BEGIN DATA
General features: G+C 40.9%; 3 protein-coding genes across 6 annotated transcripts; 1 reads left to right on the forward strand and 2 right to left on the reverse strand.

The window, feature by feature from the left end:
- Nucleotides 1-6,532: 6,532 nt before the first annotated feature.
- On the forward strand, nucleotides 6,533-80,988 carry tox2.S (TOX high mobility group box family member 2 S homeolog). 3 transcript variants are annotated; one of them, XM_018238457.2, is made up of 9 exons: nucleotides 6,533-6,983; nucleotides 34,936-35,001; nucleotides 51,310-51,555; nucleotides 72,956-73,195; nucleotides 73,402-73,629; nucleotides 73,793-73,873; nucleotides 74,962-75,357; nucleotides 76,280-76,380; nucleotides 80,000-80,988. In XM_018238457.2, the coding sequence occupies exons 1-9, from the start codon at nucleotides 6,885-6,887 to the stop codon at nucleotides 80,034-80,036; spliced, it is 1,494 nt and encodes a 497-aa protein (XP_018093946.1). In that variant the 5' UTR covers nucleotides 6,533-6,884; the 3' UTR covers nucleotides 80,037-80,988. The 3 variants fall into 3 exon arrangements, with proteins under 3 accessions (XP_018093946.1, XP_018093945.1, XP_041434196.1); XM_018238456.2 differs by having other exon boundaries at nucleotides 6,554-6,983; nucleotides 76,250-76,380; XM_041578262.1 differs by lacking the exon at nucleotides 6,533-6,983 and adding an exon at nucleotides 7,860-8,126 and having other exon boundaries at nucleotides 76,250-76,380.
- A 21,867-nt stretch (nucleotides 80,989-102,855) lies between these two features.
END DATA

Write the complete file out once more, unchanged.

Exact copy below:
General features: G+C 40.9%; 3 protein-coding genes across 6 annotated transcripts; 1 reads left to right on the forward strand and 2 right to left on the reverse strand.

The window, feature by feature from the left end:
- Nucleotides 1-6,532: 6,532 nt before the first annotated feature.
- On the forward strand, nucleotides 6,533-80,988 carry tox2.S (TOX high mobility group box family member 2 S homeolog). 3 transcript variants are annotated; one of them, XM_018238457.2, is made up of 9 exons: nucleotides 6,533-6,983; nucleotides 34,936-35,001; nucleotides 51,310-51,555; nucleotides 72,956-73,195; nucleotides 73,402-73,629; nucleotides 73,793-73,873; nucleotides 74,962-75,357; nucleotides 76,280-76,380; nucleotides 80,000-80,988. In XM_018238457.2, the coding sequence occupies exons 1-9, from the start codon at nucleotides 6,885-6,887 to the stop codon at nucleotides 80,034-80,036; spliced, it is 1,494 nt and encodes a 497-aa protein (XP_018093946.1). In that variant the 5' UTR covers nucleotides 6,533-6,884; the 3' UTR covers nucleotides 80,037-80,988. The 3 variants fall into 3 exon arrangements, with proteins under 3 accessions (XP_018093946.1, XP_018093945.1, XP_041434196.1); XM_018238456.2 differs by having other exon boundaries at nucleotides 6,554-6,983; nucleotides 76,250-76,380; XM_041578262.1 differs by lacking the exon at nucleotides 6,533-6,983 and adding an exon at nucleotides 7,860-8,126 and having other exon boundaries at nucleotides 76,250-76,380.
- A 21,867-nt stretch (nucleotides 80,989-102,855) lies between these two features.